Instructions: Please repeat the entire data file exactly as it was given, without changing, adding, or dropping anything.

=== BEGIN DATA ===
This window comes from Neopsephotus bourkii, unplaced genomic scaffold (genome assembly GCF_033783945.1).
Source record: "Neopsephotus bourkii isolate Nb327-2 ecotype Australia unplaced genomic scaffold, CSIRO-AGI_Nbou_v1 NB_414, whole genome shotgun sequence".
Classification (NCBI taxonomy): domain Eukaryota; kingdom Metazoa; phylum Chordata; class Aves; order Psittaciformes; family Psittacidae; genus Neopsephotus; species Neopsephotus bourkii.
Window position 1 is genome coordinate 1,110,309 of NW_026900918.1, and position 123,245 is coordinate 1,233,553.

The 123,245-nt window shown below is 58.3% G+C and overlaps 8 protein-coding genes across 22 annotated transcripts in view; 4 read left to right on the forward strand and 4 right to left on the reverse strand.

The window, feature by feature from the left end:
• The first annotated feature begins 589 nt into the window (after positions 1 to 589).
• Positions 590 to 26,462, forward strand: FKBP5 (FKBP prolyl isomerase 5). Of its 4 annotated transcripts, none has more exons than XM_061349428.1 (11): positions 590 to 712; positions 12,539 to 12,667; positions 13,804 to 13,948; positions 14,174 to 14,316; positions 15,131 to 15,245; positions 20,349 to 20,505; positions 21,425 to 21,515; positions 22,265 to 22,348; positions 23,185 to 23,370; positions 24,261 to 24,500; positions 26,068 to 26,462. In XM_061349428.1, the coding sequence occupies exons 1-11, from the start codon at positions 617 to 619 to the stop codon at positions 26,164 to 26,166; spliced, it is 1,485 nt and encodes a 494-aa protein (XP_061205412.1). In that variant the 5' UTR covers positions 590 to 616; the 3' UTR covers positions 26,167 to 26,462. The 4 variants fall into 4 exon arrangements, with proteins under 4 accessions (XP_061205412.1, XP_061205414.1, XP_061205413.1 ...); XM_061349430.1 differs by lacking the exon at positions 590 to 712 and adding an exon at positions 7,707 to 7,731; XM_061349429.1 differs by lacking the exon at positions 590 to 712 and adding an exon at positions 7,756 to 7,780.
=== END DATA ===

This window comes from Neopsephotus bourkii, unplaced genomic scaffold (genome assembly GCF_033783945.1).
Source record: "Neopsephotus bourkii isolate Nb327-2 ecotype Australia unplaced genomic scaffold, CSIRO-AGI_Nbou_v1 NB_414, whole genome shotgun sequence".
Classification (NCBI taxonomy): domain Eukaryota; kingdom Metazoa; phylum Chordata; class Aves; order Psittaciformes; family Psittacidae; genus Neopsephotus; species Neopsephotus bourkii.
Window position 1 is genome coordinate 1,110,309 of NW_026900918.1, and position 123,245 is coordinate 1,233,553.

The 123,245-nt window shown below is 58.3% G+C and overlaps 8 protein-coding genes across 22 annotated transcripts in view; 4 read left to right on the forward strand and 4 right to left on the reverse strand.

The window, feature by feature from the left end:
• The first annotated feature begins 589 nt into the window (after positions 1 to 589).
• Positions 590 to 26,462, forward strand: FKBP5 (FKBP prolyl isomerase 5). Of its 4 annotated transcripts, none has more exons than XM_061349428.1 (11): positions 590 to 712; positions 12,539 to 12,667; positions 13,804 to 13,948; positions 14,174 to 14,316; positions 15,131 to 15,245; positions 20,349 to 20,505; positions 21,425 to 21,515; positions 22,265 to 22,348; positions 23,185 to 23,370; positions 24,261 to 24,500; positions 26,068 to 26,462. In XM_061349428.1, the coding sequence occupies exons 1-11, from the start codon at positions 617 to 619 to the stop codon at positions 26,164 to 26,166; spliced, it is 1,485 nt and encodes a 494-aa protein (XP_061205412.1). In that variant the 5' UTR covers positions 590 to 616; the 3' UTR covers positions 26,167 to 26,462. The 4 variants fall into 4 exon arrangements, with proteins under 4 accessions (XP_061205412.1, XP_061205414.1, XP_061205413.1 ...); XM_061349430.1 differs by lacking the exon at positions 590 to 712 and adding an exon at positions 7,707 to 7,731; XM_061349429.1 differs by lacking the exon at positions 590 to 712 and adding an exon at positions 7,756 to 7,780.